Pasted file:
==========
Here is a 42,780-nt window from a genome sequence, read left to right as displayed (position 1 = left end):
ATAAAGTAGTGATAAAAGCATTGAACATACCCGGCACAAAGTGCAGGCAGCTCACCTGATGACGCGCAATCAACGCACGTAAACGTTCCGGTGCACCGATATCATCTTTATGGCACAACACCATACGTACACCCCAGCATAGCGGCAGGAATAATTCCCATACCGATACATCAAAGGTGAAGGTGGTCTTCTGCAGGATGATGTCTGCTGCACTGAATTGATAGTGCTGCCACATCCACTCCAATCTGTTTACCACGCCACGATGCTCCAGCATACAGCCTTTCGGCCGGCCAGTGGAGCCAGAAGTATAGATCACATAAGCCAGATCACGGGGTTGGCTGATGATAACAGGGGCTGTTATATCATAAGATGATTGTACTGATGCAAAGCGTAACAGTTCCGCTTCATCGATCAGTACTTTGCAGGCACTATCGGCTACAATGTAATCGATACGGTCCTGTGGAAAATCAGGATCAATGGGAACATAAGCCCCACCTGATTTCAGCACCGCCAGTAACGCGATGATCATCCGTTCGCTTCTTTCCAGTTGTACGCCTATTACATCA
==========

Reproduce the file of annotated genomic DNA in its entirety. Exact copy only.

Here is a 42,780-nt window from a genome sequence, read left to right as displayed (position 1 = left end):
ATAAAGTAGTGATAAAAGCATTGAACATACCCGGCACAAAGTGCAGGCAGCTCACCTGATGACGCGCAATCAACGCACGTAAACGTTCCGGTGCACCGATATCATCTTTATGGCACAACACCATACGTACACCCCAGCATAGCGGCAGGAATAATTCCCATACCGATACATCAAAGGTGAAGGTGGTCTTCTGCAGGATGATGTCTGCTGCACTGAATTGATAGTGCTGCCACATCCACTCCAATCTGTTTACCACGCCACGATGCTCCAGCATACAGCCTTTCGGCCGGCCAGTGGAGCCAGAAGTATAGATCACATAAGCCAGATCACGGGGTTGGCTGATGATAACAGGGGCTGTTATATCATAAGATGATTGTACTGATGCAAAGCGTAACAGTTCCGCTTCATCGATCAGTACTTTGCAGGCACTATCGGCTACAATGTAATCGATACGGTCCTGTGGAAAATCAGGATCAATGGGAACATAAGCCCCACCTGATTTCAGCACCGCCAGTAACGCGATGATCATCCGTTCGCTTCTTTCCAGTTGTACGCCTATTACATCA